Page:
WNY Family Magazine September 2018 - Page 33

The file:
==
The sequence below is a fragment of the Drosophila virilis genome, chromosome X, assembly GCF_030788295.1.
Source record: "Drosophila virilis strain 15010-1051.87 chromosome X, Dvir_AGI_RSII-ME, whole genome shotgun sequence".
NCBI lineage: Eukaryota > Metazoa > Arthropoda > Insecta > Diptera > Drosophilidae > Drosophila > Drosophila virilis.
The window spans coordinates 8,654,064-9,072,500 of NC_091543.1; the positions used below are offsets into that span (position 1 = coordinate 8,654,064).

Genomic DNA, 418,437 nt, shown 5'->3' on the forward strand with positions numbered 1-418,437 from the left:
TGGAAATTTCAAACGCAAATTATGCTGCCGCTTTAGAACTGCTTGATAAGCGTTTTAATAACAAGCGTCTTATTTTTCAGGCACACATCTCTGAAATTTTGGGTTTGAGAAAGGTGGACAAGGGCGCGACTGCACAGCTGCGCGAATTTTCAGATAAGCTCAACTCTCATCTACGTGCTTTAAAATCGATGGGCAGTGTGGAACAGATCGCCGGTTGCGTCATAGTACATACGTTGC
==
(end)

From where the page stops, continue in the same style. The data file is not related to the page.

features a Visitors Center, rest rooms, picnic tables, and enthu- siastic volunteers ready to tell the park’s story. The center offers interactive and educational displays. A model lock featured in New York State’s exhibit at the 1893 Columbian Exposition in Chicago is a centerpiece of the center. “Every day, more and more people are coming to appreci- ate that New York’s culture and heritage is intimately connected to the development of the Canal system,” said the Canal Soci- ety’s President Kal Wysokowski. The park is the culmination of 20 years of work on behalf of the Canal Society and became a reality through cooperation from the Thruway Authority and Canal Corporation.  Here visitors can walk through an authentic 19 th century lock that once raised and lowered canal boats, day and night. Just beyond is the fully restored Erie House, a tavern built in 1895 that welcomed many canalers during its heyday. Next to the tavern is the blacksmith shop and mule barn. The massive stones weighing nearly two tons used in build- ing the lock came from quarries near Syracuse via the canal. As you walk towards the Erie House you will be on the Erie Canal towpath, following in the footsteps of those who drove the mules or horses that pulled the canal boats. Peter Van Detto, an Italian immigrant who operated a sa- loon in Rochester, built the tavern. Across the canal was a boat yard and dry dock where boats were repaired. He lived here with his wife Adelina, another Italian immigrant, and their two daughters Teresa and Marie.  Back in the 1980s Marie reminisced about watching the saloon business as a child. She fondly remembered the excite- ment of w